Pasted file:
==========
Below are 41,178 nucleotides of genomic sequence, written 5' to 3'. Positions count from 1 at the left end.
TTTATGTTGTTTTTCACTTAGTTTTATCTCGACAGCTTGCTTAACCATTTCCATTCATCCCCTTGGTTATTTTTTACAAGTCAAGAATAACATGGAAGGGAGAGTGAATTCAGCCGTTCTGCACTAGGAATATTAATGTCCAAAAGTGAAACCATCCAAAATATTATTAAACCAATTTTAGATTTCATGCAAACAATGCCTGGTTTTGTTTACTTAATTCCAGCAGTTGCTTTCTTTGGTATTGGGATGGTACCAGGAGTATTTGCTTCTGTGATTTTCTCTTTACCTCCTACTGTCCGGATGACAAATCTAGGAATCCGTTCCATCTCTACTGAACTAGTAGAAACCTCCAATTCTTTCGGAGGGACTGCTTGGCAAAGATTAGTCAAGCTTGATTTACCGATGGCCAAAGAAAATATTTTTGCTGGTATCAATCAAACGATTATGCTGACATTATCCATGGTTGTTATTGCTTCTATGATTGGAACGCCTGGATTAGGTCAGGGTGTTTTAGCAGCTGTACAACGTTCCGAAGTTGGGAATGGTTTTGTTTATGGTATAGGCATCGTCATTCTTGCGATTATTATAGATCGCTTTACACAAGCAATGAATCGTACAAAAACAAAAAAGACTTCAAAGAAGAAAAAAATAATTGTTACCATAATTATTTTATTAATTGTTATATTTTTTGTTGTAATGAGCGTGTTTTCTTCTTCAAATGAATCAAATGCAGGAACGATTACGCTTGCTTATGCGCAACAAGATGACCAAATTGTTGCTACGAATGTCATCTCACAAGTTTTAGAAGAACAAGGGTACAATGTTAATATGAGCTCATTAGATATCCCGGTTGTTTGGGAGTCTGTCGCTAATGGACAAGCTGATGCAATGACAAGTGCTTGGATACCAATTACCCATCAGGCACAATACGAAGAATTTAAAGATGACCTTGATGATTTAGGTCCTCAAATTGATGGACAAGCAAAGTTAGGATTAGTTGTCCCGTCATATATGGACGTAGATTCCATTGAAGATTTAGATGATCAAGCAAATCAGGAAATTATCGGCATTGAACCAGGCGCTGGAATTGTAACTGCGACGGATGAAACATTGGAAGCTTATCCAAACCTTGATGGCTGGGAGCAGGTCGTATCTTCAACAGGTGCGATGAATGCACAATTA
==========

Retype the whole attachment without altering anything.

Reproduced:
Below are 41,178 nucleotides of genomic sequence, written 5' to 3'. Positions count from 1 at the left end.
TTTATGTTGTTTTTCACTTAGTTTTATCTCGACAGCTTGCTTAACCATTTCCATTCATCCCCTTGGTTATTTTTTACAAGTCAAGAATAACATGGAAGGGAGAGTGAATTCAGCCGTTCTGCACTAGGAATATTAATGTCCAAAAGTGAAACCATCCAAAATATTATTAAACCAATTTTAGATTTCATGCAAACAATGCCTGGTTTTGTTTACTTAATTCCAGCAGTTGCTTTCTTTGGTATTGGGATGGTACCAGGAGTATTTGCTTCTGTGATTTTCTCTTTACCTCCTACTGTCCGGATGACAAATCTAGGAATCCGTTCCATCTCTACTGAACTAGTAGAAACCTCCAATTCTTTCGGAGGGACTGCTTGGCAAAGATTAGTCAAGCTTGATTTACCGATGGCCAAAGAAAATATTTTTGCTGGTATCAATCAAACGATTATGCTGACATTATCCATGGTTGTTATTGCTTCTATGATTGGAACGCCTGGATTAGGTCAGGGTGTTTTAGCAGCTGTACAACGTTCCGAAGTTGGGAATGGTTTTGTTTATGGTATAGGCATCGTCATTCTTGCGATTATTATAGATCGCTTTACACAAGCAATGAATCGTACAAAAACAAAAAAGACTTCAAAGAAGAAAAAAATAATTGTTACCATAATTATTTTATTAATTGTTATATTTTTTGTTGTAATGAGCGTGTTTTCTTCTTCAAATGAATCAAATGCAGGAACGATTACGCTTGCTTATGCGCAACAAGATGACCAAATTGTTGCTACGAATGTCATCTCACAAGTTTTAGAAGAACAAGGGTACAATGTTAATATGAGCTCATTAGATATCCCGGTTGTTTGGGAGTCTGTCGCTAATGGACAAGCTGATGCAATGACAAGTGCTTGGATACCAATTACCCATCAGGCACAATACGAAGAATTTAAAGATGACCTTGATGATTTAGGTCCTCAAATTGATGGACAAGCAAAGTTAGGATTAGTTGTCCCGTCATATATGGACGTAGATTCCATTGAAGATTTAGATGATCAAGCAAATCAGGAAATTATCGGCATTGAACCAGGCGCTGGAATTGTAACTGCGACGGATGAAACATTGGAAGCTTATCCAAACCTTGATGGCTGGGAGCAGGTCGTATCTTCAACAGGTGCGATGAATGCACAATTA